Briefing is now complete in the case Corboy v. Louie, a case that will hopefully result in the invalidation of a race-based property tax scheme in Hawaii. The Supreme Court will decide on June 21st whether to review the Hawaii Supreme Court’s decision that tossed out a challenge to the discriminatory tax law. PLF’s brief in support of review is here.
It’s sad, but true. Hawaii offers a property tax exemption to certain homestead property lease holders, but only to those who are “Native Hawaiian.” That means the exemption is available to “any descendant of not less than one-half part of the blood of the races inhabiting the Hawaiian Islands previous to 1778.” But if you’re the wrong race, then you don’t get the homestead property, or the tax exemption. Not only that, according to the courts in Hawaii, you can’t even challenge the 1920s law!
In Corboy, the Hawaii Supreme Court dismissed a challenge to the unequal tax structure by non-Native Hawaiians, because they didn’t actually go through the process of applying for the homestead property leases. But applying for those leases would have been pointless. Why? Because federal law – enshrined in the Hawaii Constitution no less – specifically states that the leases are available only to Native Hawaiians. The federal government agreed that the challengers lacked standing, and, in a brief filed by the U.S. Solicitor General, the government contends the Court should not even bother with the equal protection claim. After all, the Solicitor General argues, sometime between now and eternity all native Hawaiians might “reorganize as a sovereign government” with the State’s blessings. As long as that might happen, any challenge to the race-based tax scheme is “premature.”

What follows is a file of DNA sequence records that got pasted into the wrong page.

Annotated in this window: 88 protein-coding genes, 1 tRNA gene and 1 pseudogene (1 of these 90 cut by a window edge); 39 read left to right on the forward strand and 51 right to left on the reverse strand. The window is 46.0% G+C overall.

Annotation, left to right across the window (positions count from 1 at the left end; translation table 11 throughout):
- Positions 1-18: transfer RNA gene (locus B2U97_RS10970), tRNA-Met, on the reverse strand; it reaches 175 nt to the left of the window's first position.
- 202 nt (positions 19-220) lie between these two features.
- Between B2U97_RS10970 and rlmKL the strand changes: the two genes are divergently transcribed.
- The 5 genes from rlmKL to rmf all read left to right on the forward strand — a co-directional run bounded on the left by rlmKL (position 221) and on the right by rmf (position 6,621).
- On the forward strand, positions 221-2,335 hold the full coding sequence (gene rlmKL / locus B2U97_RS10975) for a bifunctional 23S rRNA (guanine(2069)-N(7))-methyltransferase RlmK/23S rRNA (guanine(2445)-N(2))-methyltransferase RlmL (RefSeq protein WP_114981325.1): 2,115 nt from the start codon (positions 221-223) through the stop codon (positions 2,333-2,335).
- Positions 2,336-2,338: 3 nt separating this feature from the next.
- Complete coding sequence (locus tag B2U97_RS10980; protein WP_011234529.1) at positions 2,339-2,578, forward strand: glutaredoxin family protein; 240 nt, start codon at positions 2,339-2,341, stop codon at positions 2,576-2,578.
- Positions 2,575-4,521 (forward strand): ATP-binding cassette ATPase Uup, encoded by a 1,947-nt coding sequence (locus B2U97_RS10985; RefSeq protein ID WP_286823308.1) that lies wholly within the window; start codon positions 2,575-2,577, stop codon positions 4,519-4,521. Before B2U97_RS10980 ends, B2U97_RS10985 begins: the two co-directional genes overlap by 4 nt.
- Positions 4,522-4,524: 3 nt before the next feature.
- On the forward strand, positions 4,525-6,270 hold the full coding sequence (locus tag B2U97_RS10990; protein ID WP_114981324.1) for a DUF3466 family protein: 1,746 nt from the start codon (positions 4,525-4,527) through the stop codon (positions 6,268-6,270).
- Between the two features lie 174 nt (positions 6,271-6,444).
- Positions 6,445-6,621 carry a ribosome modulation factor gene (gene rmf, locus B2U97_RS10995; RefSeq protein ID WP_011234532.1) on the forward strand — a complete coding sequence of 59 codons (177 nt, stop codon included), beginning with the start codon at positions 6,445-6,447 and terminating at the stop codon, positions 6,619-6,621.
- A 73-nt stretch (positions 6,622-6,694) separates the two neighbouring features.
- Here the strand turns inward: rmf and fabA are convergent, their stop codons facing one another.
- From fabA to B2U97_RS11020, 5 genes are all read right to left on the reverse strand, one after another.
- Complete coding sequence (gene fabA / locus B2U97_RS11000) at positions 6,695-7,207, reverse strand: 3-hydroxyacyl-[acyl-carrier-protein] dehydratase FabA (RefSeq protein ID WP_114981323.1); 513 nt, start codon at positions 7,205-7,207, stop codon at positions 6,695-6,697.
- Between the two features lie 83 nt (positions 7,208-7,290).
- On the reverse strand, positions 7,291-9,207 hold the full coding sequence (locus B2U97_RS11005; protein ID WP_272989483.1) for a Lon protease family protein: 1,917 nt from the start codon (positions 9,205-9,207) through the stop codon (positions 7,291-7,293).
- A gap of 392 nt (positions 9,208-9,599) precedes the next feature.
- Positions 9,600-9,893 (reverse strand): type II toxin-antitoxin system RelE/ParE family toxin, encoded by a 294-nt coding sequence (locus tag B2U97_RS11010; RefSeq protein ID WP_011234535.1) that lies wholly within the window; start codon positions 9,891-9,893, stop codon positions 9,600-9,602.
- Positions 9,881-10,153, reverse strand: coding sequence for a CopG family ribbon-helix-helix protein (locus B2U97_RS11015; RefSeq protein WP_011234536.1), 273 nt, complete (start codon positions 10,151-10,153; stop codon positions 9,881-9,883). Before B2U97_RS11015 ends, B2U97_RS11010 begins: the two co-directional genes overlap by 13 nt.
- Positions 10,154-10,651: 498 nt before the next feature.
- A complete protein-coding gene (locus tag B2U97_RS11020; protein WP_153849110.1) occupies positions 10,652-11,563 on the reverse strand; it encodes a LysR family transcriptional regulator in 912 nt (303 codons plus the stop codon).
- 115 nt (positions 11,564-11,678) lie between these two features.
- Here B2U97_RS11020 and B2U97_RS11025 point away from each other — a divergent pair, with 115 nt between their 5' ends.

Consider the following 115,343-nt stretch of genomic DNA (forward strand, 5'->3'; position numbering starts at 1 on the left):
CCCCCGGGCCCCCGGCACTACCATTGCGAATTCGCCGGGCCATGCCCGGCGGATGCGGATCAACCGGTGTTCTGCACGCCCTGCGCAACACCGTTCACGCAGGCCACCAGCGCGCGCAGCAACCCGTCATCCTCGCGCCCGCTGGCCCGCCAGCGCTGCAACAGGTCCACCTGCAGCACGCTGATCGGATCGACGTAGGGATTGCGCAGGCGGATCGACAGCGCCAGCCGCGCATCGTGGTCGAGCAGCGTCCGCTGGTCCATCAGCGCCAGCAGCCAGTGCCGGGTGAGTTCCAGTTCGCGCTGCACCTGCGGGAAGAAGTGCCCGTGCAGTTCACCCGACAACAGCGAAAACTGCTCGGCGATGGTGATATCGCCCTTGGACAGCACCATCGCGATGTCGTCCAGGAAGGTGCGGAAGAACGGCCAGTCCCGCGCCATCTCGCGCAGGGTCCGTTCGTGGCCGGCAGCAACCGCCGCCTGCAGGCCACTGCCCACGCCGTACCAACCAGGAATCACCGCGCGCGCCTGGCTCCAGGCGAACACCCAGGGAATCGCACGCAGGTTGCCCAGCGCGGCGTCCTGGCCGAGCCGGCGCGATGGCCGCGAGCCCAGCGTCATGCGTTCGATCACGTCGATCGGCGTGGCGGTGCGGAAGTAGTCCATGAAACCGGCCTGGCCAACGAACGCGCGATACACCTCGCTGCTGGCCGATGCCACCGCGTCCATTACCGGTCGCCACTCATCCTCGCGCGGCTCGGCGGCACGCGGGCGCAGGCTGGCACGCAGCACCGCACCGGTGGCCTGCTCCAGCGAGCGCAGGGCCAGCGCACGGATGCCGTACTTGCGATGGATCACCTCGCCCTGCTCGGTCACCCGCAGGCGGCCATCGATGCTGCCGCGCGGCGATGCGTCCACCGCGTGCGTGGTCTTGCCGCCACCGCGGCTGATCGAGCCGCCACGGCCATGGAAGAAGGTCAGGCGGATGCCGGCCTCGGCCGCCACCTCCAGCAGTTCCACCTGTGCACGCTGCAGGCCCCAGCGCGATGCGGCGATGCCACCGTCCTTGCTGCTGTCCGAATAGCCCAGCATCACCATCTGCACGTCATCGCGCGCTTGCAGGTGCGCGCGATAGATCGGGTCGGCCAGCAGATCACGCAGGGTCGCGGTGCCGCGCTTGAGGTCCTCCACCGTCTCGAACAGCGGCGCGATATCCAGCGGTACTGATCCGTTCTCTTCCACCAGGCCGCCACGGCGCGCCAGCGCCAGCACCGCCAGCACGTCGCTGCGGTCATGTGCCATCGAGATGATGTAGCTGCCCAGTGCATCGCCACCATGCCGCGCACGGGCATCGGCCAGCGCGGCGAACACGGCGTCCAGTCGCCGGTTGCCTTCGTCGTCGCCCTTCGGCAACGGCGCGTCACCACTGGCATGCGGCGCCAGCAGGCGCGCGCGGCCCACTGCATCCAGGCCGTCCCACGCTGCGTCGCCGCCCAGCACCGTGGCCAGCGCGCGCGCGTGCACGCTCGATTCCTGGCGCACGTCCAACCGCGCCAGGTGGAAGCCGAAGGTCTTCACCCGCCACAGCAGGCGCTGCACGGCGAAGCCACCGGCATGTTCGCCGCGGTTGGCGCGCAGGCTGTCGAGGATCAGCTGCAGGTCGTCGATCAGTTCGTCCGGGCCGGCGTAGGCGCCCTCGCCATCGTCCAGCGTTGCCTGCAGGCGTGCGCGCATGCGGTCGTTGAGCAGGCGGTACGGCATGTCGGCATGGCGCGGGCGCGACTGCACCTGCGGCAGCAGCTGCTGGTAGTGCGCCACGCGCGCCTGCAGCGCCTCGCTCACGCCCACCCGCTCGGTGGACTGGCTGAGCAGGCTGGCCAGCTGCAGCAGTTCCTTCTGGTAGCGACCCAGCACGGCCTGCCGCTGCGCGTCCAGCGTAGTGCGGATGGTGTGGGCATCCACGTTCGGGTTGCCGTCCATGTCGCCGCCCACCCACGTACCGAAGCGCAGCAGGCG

The Supreme Court holds that government racial classifications, regardless of the motivation behind them, are presumptively unconstitutional, invalid, and can be upheld only upon an extraordinary justification. The people of Hawaii have been subjected to racial classifications by the federal government, and now by the state of Hawaii, for the last ninety years. It is time for the Court to review those racial classifications under strict judicial scrutiny.